UnityPoint Health, which operates Meriter Hospital in Madison, delayed reporting a data breach and falsely told patients that information stolen during the breach did not include their Social Security numbers, according to a federal class-action lawsuit filed Friday.
The lawsuit, filed in U.S. District Court in Madison, concerns a reported data breach discovered by UnityPoint in February that may have compromised patient data as far back as Nov. 1. The lawsuit states the breach was the result of a “phishing attack” of employee email accounts that compromised the protected health information of at least 16,429 people.
UnityPoint notified patients in mid-April of the breach, but the lawsuit states that UnityPoint “misrepresented the nature, breadth, scope, harm, and cost of the privacy breach” when it claimed “the (stolen) information did not include your Social Privacy number” and that it had “no information to date indicating that your protected health information involved in this incident was or will be used for any unintended purposes.”
The lawsuit accuses UnityPoint of waiting for more than two months after the breach was discovered before notifying the public and regulators.
UnityPoint, based in Iowa, declined to comment.
One of those affected by the breach, Yvonne Mart Fox, of Middleton, the lead plaintiff, states in the lawsuit that she has experienced daily anger and sleep disruption as a result of the data breach, which makes it “feel like I’m having surgery in public.”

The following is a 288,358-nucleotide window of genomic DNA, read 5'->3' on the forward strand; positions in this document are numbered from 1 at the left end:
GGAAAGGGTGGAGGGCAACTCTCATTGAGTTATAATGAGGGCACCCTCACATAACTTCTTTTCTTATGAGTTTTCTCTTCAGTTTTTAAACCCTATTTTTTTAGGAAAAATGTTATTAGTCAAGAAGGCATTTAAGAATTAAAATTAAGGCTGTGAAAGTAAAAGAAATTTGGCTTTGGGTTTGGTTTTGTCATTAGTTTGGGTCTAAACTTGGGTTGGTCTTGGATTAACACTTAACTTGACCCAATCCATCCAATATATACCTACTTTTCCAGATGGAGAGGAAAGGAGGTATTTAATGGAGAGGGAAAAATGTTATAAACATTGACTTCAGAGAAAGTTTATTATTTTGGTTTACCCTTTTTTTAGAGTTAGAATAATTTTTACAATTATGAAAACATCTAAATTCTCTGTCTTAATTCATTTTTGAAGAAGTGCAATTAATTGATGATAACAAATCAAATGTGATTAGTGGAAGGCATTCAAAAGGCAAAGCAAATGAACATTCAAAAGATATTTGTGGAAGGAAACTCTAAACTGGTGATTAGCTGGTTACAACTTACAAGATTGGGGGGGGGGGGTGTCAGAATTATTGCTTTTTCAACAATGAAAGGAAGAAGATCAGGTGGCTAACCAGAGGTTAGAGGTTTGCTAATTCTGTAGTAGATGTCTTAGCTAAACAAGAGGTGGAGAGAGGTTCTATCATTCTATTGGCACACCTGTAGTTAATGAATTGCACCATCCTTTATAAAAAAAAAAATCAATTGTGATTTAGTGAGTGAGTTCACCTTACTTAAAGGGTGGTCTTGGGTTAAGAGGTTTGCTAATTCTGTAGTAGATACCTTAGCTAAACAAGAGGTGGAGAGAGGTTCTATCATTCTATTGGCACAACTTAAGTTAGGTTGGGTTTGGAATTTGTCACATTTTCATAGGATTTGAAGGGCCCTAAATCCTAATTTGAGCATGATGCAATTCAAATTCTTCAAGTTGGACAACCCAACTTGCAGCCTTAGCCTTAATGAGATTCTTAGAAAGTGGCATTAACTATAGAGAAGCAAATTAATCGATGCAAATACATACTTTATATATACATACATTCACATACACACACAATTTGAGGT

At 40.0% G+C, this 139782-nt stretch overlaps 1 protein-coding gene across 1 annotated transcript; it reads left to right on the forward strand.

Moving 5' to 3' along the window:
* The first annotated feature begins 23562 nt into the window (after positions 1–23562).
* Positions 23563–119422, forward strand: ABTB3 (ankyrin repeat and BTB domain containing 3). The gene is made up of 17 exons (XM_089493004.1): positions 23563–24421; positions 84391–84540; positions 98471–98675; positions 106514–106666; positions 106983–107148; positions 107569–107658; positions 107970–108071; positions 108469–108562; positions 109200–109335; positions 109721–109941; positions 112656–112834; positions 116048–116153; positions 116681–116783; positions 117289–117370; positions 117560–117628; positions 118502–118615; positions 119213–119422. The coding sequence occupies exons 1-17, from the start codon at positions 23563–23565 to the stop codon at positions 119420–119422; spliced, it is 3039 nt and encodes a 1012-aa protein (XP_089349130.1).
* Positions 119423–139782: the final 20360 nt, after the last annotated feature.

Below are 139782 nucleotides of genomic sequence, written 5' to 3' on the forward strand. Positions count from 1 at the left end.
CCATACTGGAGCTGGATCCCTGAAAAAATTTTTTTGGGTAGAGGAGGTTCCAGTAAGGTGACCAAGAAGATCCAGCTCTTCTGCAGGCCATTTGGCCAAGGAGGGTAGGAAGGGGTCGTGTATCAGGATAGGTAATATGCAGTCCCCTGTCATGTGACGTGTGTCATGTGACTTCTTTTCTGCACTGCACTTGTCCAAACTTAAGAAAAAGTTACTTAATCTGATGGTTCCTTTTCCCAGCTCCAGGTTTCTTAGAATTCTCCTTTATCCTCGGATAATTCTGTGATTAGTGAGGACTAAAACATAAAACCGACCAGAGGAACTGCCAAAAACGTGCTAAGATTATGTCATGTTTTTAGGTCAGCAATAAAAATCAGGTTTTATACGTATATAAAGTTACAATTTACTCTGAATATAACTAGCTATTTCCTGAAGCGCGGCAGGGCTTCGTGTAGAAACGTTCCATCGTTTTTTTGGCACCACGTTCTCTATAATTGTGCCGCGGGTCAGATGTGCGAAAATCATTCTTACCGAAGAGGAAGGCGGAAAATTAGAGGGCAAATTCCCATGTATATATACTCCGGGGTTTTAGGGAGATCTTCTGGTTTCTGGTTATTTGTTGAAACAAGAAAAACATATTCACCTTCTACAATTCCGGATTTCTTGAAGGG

Fox began to notice in early 2018 an increase in the number of robocalls on her cellphone and landline, along with spam emails, that bothered her with unsolicited marketing contacts.
After receiving UnityPoint’s letter about the data breach in April, Fox spoke with a UnityPoint employee and was told repeatedly that she “should take steps to protect her information.”
Fox did not get a straight answer when asked whether UnityPoint would pay for any of those precautionary measures, the lawsuit states. Subsequent contacts with UnityPoint didn’t gain her any more information, just others telling her, “We are sorry, please take precautions to protect your information.”
UnityPoint finally told Fox it would take no further remedial action or provide further help or compensation, the lawsuit states.
The lawsuit seeks compensatory, punitive and other damages from UnityPoint along with restitution to patients, among several other demands.
The lawsuit characterizes personal health information as “one of the most valuable commodities on the criminal information black market,” worth 10 times the value of personal credit card data because it can be easily used to buy and re-sell medical equipment and drugs, create fake identification and file false claims with insurers.
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